COMMENTARY | Well this is very unsettling news. According to the Centers for Disease Control, gonorrhea may soon become an incurable disease. A new strain of the most common STD appears to be resistant to the only antibiotic known to treat it. The findings were published by the Journal of the American Medical Association.
So who or what is to blame? Are we having too much unprotected sex? Perhaps. Or are superbugs becoming all too common? That's a more likely scenario. And if that's the case, how did these superbugs come about? The answer is simple: we've overdosed on antibiotics.
Sir Alexander Fleming must surely be turning in his grave. What was once one of the greatest medical discoveries of the 20th century is slowly becoming useless to our modern world. Yes, antibiotics are effective in treating numerous diseases and infections. But we have come to view them as the ultimate cure for all our ailments. The truth is, antibiotics cannot treat many illnesses. One example is influenza. That's because the flu is a virus and antibiotics do not work on viruses.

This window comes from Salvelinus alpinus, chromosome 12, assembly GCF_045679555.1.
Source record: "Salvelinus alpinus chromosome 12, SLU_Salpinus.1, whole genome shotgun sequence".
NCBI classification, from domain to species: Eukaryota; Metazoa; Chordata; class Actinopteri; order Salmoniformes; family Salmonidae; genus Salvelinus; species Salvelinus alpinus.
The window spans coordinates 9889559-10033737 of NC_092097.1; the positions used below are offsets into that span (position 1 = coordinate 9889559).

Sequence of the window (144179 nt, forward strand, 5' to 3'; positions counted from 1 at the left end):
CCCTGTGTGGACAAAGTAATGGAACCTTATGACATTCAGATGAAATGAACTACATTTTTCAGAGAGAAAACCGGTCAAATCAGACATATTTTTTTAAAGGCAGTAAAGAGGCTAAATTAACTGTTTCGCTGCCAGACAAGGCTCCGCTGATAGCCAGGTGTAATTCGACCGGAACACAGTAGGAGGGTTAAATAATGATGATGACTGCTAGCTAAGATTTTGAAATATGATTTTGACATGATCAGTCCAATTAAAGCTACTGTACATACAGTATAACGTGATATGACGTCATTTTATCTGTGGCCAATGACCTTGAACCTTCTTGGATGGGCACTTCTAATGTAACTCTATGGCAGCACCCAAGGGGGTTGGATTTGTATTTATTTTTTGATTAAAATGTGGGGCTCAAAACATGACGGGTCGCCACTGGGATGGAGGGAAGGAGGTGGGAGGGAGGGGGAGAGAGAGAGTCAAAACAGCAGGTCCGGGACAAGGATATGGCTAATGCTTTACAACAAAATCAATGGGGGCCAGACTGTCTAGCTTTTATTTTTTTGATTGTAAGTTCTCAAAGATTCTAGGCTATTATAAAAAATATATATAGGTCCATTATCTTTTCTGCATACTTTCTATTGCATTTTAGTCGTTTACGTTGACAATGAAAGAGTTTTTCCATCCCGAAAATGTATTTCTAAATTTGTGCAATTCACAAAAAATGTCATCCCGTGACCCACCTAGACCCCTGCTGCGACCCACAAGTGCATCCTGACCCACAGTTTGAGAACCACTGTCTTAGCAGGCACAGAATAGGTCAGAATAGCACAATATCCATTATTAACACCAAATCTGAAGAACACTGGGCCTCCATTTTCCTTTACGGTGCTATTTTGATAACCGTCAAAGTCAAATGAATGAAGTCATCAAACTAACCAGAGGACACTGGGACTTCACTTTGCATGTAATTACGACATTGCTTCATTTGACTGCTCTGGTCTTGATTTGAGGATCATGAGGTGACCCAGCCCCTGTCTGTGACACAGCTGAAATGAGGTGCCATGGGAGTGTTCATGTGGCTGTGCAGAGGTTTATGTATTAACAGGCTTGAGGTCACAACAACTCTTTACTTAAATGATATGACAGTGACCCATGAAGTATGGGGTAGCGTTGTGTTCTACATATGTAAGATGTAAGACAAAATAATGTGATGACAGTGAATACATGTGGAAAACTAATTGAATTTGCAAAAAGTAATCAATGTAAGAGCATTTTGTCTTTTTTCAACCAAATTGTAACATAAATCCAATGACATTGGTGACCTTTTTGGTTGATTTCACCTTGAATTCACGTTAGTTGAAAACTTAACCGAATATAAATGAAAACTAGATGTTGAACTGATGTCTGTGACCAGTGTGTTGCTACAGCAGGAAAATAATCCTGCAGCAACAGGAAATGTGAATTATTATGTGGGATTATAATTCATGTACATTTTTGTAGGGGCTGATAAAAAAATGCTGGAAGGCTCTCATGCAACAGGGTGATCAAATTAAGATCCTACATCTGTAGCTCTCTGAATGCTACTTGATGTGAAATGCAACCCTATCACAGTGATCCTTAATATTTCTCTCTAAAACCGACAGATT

Nevertheless, we continue to beg our doctors for more penicillin every time we have a cold. As a nurse, I've seen patients do this firsthand. Unfortunately, all this antibiotic dependency has done is make our bodies less able to fight illness on its own and increase our resistance to antibiotics. Instead of reaching for antibiotics at every turn, here are some suggestions as to what we can do when we feel sick.
- Stop begging doctors to feed us more antibiotics when we don't need them. Your doctor will tell you which conditions can be treated with antibiotics and which ones can't.
- Doctors, don't give in to pressure from nervous patients and overprotective parents who demand antibiotics with every sneeze. Educate, don't placate.
- Let nature take its course with certain illnesses. You don't need penicillin every time you get a sore throat. Gargling with warm water and salt kills germs too.
Antibiotics are still some of the most powerful drugs we have to protect our health. But let's stop misusing them to our disadvantage.
J Budd is a registered nurse and a former broadcast journalist in the NYC/NJ area.